The issue of fur trade has been controversial for ages, and the potential negative implications of such trade on the Aboriginal population of Canada is certainly one of the most crucial points worth the discussion. Interestingly, there is a tendency that the fur trade emerges in the localities with the limited agricultural self-sufficience, which demonstrates the implications of the process for the region. Furs from the North America started being used in an active trade in the 17th – 18th century.
One of the primary implications of the fur trade in the North America was the close contacts with the Europeans who would purchase the goods. One of the primary effects of such fur trade was the process of rethinking the social role given to the members of the Aborigines who lived in Canada. Aboriginal people were often stereotyped, as it was believed that men participated in the process of fur trade more actively than women. However, the reality and the interaction gained from the process indicates the active participation of both genders in the process. Hence, the major implication of the fur trade on the Aboriginal people of Canada was the cultural exchange, besides the natural exchange of the trade goods. It is unlikely that the Metis were exploited in that process as they were active participants of trade practices.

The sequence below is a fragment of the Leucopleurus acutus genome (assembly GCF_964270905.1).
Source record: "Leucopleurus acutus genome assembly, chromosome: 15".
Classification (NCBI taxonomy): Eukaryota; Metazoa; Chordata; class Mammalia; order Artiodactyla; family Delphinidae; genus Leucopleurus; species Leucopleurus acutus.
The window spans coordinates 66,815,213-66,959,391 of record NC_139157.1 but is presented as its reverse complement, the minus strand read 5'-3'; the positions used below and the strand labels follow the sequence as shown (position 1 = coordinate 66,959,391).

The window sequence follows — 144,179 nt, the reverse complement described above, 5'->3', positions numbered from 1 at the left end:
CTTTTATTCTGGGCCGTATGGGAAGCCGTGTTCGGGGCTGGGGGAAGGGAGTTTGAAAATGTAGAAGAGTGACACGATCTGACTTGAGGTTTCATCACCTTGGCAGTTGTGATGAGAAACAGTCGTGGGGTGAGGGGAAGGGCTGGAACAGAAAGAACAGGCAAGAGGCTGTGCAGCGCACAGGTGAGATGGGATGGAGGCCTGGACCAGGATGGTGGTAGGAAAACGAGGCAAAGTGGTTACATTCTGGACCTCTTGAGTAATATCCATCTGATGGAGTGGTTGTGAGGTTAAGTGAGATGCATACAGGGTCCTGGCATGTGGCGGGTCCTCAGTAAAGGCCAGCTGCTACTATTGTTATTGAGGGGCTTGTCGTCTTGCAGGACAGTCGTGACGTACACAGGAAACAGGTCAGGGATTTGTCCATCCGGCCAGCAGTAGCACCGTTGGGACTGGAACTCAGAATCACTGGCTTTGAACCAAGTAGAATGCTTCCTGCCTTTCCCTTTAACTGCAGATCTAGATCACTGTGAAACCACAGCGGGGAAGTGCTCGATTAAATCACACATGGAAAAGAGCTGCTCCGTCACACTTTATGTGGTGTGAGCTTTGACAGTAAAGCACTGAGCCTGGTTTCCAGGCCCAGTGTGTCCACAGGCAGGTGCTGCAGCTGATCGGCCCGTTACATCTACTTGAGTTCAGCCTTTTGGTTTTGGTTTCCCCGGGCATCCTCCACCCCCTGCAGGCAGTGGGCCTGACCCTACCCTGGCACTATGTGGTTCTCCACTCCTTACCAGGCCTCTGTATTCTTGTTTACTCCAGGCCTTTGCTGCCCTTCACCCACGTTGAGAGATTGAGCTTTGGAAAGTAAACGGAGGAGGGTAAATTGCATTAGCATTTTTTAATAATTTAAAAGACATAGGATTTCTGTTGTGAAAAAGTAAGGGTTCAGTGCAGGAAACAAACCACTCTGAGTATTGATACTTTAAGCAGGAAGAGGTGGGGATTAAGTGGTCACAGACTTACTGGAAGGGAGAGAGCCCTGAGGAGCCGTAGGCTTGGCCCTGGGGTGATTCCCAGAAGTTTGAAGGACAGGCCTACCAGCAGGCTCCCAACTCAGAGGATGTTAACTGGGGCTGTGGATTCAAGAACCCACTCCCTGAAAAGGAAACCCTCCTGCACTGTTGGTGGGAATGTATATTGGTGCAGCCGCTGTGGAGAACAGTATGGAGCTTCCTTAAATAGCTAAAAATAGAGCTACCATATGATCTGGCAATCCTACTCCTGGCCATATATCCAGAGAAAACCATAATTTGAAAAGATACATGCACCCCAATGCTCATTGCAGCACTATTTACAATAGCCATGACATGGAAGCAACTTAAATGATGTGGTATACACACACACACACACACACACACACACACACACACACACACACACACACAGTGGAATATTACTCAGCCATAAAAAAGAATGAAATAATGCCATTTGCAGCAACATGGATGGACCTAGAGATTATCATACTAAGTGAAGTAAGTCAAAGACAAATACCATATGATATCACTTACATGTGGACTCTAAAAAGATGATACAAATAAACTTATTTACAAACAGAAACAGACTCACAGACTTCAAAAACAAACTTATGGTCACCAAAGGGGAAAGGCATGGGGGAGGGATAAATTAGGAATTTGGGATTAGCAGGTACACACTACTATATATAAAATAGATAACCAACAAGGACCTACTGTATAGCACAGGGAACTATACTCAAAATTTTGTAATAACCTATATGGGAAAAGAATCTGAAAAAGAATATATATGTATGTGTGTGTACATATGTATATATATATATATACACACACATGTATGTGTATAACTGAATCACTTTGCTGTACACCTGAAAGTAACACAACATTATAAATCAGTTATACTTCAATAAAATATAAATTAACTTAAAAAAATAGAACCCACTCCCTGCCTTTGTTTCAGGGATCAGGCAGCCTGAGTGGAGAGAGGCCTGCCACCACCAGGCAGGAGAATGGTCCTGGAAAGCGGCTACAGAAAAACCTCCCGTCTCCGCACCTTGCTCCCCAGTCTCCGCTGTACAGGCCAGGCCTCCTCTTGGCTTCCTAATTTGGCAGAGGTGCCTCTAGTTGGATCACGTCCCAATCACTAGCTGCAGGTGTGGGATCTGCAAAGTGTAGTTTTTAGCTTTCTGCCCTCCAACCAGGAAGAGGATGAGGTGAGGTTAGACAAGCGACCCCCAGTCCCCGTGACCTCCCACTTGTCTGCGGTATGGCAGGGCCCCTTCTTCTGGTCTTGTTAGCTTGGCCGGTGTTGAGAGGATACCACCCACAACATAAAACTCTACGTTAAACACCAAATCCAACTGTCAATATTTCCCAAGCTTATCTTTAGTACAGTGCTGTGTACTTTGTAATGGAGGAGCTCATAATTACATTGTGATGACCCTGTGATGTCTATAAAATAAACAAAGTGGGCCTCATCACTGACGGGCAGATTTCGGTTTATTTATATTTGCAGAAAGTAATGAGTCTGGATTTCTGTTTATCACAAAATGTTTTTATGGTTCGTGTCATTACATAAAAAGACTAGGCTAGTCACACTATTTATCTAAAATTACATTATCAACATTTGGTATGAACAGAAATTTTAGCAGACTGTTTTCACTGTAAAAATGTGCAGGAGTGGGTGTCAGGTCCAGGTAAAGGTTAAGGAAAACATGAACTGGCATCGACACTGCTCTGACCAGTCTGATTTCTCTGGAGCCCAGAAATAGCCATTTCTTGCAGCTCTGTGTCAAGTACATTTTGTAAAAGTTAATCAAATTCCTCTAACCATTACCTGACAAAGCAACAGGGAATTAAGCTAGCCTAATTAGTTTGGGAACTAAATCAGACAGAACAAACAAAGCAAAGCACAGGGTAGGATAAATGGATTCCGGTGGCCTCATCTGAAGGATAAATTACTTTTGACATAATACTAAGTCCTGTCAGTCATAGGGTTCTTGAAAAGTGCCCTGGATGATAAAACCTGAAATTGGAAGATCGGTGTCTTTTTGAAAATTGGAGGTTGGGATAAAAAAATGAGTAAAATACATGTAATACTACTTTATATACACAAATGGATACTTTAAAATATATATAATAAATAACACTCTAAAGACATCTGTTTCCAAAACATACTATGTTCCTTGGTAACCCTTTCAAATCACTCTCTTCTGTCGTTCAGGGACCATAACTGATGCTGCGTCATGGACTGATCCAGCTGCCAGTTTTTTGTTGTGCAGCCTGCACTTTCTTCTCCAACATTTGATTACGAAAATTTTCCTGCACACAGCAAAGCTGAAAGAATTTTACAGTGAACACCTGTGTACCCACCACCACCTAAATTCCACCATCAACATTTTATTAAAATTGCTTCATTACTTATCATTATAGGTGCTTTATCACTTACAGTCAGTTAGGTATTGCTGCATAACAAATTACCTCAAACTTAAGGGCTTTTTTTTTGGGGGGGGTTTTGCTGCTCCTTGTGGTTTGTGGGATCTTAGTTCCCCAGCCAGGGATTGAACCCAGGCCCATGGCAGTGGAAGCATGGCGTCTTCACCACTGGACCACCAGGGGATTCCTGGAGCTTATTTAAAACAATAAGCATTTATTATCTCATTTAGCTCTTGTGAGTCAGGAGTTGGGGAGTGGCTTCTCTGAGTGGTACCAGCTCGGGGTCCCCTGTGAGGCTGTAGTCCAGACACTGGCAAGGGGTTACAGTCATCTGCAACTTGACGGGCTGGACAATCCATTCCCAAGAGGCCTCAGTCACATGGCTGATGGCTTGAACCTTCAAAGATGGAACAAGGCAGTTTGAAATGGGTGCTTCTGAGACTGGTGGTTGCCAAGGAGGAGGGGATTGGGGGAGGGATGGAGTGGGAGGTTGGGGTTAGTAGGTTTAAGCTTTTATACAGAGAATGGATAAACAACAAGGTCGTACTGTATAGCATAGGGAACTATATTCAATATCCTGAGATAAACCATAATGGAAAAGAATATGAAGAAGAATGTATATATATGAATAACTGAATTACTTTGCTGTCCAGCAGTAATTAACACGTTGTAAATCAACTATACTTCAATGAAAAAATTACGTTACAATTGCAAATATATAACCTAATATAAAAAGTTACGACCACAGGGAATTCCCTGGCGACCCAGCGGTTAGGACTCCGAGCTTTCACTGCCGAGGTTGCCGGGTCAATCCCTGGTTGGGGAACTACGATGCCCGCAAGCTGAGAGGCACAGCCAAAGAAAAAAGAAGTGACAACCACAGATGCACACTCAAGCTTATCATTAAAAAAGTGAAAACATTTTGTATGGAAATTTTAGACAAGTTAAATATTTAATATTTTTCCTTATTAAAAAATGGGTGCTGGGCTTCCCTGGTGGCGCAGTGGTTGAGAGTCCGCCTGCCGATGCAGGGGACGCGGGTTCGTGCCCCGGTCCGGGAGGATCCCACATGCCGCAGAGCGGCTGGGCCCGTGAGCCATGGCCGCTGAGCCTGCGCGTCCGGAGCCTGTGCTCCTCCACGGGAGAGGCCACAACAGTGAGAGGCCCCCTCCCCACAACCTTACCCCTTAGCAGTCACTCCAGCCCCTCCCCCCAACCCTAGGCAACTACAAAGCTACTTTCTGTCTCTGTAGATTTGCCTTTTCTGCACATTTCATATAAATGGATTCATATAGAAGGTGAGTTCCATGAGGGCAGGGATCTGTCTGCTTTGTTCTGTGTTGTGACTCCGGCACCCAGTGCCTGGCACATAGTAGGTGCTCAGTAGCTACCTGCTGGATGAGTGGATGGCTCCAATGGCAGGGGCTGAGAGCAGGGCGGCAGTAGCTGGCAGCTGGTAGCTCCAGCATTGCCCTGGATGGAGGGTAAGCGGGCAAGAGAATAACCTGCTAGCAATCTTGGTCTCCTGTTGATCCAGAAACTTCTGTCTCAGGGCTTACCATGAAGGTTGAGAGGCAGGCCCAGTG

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Moreover, Metis who inhabited in the British Columbia benefited largely from the fur trade, as it was one of the main sources of their income. The process of the overall fur trade was well established, as there were supply depots, where the goods were transported in different directions. The term ‘Metis’ implies the presence of the mix of American Aboriginal with the European descent. Clearly, the trade connections left an important heritage for the Metis and their activities as an entity.

  • Goldman, Harvey, and William Morris. Metis. New York, Writers Club Press, 2003.
  • Goulet, George R. D, and Terry Goulet. The Metis. Calgary, Fabjob, 2008.
  • Pollard, Juliet Thelma. The Making Of The Metis In The Pacific Northwest Fur Trade Children. Ann Arbor, Mich., UMI, 1997.
  • Sleeper-Smith, Susan. “Cultures Of Exchange In A North Atlantic World.” 2017.